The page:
The Song Sparrow, Melospiza melodia, as a ring species: Patterns of geographic variation, a revision of subspecies, and implications for speciation

@article{Patten2009TheSS,
  title={The Song Sparrow, Melospiza melodia, as a ring species: Patterns of geographic variation, a revision of subspecies, and implications for speciation},
  author={Michael A. Patten and Christin L. Pruett},
  journal={Systematics and Biodiversity},
  year={2009},
  volume={7},
  pages={33 - 62}
}
Abstract Identification and analysis of ring species are important to our understanding of evolution and speciation. We review geographic variation in the Song Sparrow (Melospiza melodia) in the context of a ring species, one of few known from the highly vagile class Aves. Although 52 subspecies have been named, our reassessment of morphological variation across the entire species reveals that 25 subspecies are diagnosable throughout the species’ range, which includes much of the North American… 

Evolution and Historical Biogeography of a Song Sparrow Ring in Western North America

TLDR
Biogeographical and morphological data support the latter, more radical interpretation, but genetic, vocal, ecological, and behavioral data are needed around the ring to determine conclusively which model is best supported.

Chapter 13: Alaska Song Sparrows (Melospiza Melodia) Demonstrate that Genetic Marker and Method of Analysis Matter in Subspecies Assessments

TLDR
Examination of genetic and morphological characteristics of the Song Sparrows of northwestern North America showed little information about these subspecies, with no reciprocal monophyly evident; however, differences in body mass and microsatellite allele frequencies supported continued recognition of subspecific units for taxonomy and conservation.

Integrative taxonomy of an arctic bumblebee species complex highlights a new cryptic species (Apidae: Bombus)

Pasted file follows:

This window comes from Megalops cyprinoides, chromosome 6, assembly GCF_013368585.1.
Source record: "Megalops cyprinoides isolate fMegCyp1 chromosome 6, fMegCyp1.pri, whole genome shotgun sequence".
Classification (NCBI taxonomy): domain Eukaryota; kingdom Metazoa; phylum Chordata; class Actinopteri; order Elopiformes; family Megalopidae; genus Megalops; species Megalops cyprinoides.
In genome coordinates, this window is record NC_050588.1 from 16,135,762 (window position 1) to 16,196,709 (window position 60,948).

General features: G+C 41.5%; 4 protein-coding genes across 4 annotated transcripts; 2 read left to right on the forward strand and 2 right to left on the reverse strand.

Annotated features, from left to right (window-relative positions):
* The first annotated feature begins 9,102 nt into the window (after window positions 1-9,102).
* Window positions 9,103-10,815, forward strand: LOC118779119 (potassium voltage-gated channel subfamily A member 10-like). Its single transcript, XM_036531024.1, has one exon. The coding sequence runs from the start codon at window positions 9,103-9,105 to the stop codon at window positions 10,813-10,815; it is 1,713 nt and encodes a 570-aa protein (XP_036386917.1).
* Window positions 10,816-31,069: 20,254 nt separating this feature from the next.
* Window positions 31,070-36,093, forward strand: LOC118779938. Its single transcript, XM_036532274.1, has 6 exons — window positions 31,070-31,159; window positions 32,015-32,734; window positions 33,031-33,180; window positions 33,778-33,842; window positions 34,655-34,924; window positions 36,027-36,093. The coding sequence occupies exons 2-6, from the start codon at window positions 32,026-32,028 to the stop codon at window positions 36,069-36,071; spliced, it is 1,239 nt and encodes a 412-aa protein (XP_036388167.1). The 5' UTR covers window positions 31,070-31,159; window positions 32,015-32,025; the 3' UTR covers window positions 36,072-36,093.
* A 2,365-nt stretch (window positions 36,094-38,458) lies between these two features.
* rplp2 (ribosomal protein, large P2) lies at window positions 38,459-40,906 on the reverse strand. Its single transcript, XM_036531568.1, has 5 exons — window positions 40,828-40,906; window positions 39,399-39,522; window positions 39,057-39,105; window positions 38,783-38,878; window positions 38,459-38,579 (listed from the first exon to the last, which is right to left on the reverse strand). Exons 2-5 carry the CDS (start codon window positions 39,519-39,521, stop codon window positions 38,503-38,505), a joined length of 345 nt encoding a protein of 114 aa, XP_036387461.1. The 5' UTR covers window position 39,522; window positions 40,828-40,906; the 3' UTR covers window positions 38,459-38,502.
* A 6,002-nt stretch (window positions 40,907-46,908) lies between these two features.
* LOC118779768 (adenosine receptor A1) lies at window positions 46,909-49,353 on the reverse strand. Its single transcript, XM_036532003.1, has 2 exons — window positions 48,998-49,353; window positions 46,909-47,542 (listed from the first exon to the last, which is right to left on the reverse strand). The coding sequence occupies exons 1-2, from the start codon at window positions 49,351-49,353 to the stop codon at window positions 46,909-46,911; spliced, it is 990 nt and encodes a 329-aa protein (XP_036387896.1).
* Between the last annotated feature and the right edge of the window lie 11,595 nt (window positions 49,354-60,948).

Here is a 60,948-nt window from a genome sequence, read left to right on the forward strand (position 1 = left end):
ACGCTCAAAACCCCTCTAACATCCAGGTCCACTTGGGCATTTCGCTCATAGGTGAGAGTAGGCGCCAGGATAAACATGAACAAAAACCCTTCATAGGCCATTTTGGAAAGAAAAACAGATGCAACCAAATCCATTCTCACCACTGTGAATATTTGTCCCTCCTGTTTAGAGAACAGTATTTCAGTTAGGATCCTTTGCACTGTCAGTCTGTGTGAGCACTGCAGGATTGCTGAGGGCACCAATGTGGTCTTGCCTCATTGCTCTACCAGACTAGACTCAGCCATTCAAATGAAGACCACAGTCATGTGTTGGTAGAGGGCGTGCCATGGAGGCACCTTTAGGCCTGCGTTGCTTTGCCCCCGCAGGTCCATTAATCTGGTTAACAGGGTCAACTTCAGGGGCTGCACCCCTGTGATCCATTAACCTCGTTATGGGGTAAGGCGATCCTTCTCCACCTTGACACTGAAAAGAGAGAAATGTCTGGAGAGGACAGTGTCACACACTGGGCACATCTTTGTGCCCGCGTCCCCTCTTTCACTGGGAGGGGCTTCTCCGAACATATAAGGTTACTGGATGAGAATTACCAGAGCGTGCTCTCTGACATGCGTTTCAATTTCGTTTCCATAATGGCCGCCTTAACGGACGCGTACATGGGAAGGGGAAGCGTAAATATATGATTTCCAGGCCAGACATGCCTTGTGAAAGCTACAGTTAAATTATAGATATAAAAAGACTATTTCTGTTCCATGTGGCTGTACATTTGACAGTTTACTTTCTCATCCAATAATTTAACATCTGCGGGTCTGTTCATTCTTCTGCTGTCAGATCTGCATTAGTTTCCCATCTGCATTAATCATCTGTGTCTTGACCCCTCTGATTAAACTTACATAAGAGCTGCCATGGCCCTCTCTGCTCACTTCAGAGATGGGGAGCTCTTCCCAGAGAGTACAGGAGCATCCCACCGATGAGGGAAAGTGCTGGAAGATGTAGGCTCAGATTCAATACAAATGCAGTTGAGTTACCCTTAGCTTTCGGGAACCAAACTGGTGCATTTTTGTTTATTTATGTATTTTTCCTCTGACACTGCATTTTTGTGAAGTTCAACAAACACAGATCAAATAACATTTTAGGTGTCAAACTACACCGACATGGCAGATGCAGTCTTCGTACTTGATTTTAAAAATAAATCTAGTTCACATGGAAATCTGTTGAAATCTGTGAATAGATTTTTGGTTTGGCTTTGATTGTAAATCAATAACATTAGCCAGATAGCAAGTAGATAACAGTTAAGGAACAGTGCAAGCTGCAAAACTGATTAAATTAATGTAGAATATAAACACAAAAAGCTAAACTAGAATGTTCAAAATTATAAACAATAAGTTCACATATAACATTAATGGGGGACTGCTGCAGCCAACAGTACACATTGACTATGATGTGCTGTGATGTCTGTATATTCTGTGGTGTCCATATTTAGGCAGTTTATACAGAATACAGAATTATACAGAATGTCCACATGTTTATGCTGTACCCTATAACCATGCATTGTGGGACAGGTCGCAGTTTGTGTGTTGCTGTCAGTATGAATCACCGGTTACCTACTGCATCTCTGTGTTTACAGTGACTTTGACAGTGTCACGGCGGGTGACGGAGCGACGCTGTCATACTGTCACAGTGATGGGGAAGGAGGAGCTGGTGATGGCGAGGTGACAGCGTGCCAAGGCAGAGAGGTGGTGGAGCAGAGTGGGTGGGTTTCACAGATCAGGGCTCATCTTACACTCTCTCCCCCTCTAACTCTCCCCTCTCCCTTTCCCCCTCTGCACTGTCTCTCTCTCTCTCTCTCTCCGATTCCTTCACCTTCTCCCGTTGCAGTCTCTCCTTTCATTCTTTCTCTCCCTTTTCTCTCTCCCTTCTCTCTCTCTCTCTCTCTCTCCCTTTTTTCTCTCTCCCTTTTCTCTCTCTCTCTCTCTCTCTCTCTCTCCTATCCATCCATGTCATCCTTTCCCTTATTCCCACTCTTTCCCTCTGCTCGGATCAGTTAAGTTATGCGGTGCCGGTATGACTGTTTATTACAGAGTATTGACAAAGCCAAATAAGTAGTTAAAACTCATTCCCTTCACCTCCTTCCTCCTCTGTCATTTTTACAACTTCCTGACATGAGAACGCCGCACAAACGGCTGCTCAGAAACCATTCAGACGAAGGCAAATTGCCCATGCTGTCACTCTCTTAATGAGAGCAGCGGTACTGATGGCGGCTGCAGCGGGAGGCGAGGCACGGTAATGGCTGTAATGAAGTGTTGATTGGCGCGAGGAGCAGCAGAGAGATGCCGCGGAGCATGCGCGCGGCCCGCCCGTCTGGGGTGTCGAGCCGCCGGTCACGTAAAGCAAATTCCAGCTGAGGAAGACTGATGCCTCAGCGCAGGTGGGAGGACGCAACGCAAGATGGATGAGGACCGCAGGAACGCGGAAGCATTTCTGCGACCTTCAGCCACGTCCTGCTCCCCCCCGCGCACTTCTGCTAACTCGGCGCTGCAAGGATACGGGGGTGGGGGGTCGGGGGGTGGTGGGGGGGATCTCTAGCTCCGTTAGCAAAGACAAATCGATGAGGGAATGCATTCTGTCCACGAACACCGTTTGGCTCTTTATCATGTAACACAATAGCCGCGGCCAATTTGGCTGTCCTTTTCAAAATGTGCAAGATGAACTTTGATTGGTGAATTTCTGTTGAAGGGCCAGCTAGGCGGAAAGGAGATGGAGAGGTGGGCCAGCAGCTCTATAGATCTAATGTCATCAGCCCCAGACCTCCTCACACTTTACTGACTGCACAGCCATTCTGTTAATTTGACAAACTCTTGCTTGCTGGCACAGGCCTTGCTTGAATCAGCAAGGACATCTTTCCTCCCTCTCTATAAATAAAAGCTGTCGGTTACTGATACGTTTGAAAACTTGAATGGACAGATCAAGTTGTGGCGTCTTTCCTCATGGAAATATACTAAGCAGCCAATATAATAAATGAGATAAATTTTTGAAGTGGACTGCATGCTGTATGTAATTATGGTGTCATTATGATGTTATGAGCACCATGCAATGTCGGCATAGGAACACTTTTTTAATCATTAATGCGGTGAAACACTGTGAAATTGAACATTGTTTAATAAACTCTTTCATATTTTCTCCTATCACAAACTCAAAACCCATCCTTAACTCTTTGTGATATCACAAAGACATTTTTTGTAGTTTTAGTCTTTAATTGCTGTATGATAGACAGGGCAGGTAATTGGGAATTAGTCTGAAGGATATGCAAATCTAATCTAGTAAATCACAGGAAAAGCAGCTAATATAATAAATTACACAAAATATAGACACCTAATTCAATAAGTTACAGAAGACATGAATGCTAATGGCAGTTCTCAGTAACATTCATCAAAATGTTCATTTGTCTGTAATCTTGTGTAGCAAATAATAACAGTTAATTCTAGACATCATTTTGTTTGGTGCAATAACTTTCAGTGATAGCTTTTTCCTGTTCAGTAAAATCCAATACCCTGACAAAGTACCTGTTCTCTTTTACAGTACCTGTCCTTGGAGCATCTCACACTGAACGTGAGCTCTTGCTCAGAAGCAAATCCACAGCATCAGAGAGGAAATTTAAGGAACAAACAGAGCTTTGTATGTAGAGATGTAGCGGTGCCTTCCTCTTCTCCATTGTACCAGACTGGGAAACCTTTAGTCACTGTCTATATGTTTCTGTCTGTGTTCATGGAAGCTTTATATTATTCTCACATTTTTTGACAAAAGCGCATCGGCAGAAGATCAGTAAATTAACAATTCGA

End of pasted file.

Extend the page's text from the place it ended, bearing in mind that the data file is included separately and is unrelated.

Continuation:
TLDR
An integrative taxonomic approach based on novel genetic and eco- eco-chemical datasets is used to resolve the taxonomic status of Bombus lapponicus and B. sylvicola and reveals a new cryptic arctic species in the B. lappicola-Pyrobombus complex.

Ring Species and Speciation

TLDR
These species are particularly helpful in understanding how microevolutionary changes can create two unique species, how speciation can occur in spite of gene flow, and how geographic speciation with or without adaptive divergence can occur.

Ring Species and Speciation

TLDR
Ring species are helpful tools that can be used to help elucidate evolutionary processes and are particularly helpful in understanding how microevolutionary changes can create two unique species, how speciation can occur in spite of gene flow, and how geographic speciation with or without adaptive divergence can occur.

Genomic differentiation and local adaptation on a microgeographic scale in a resident songbird

TLDR
The results offer evidence of microgeographic specialization in a highly polytypic bird species long discussed as a model of sympatric speciation and rapid adaptation, and they support the hypothesis that conserving locally adapted populations may be critical to the range‐wide persistence of similarly highly variable species.

Maintenance of local adaptation despite gene flow in a coastal songbird

TLDR
A phenotype under divergent selection, bill size, varied with the amount of coastal ancestry in transitional areas, but larger bill size was maintained in coastal habitats regardless of ancestry, further supporting a role for selection in the maintenance of these subspecies.

Drawbacks with the use of microsatellites in phylogeography: the song sparrow Melospiza melodia as a case study

TLDR
Reanalyzing microsatellites on the song sparrow shows that the data do not support any particular population or subspecies as being genetically or evolutionarily significant, and suggests that for testing subspecies limits, a gene tree is preferable.

Ring Species and Speciation

TLDR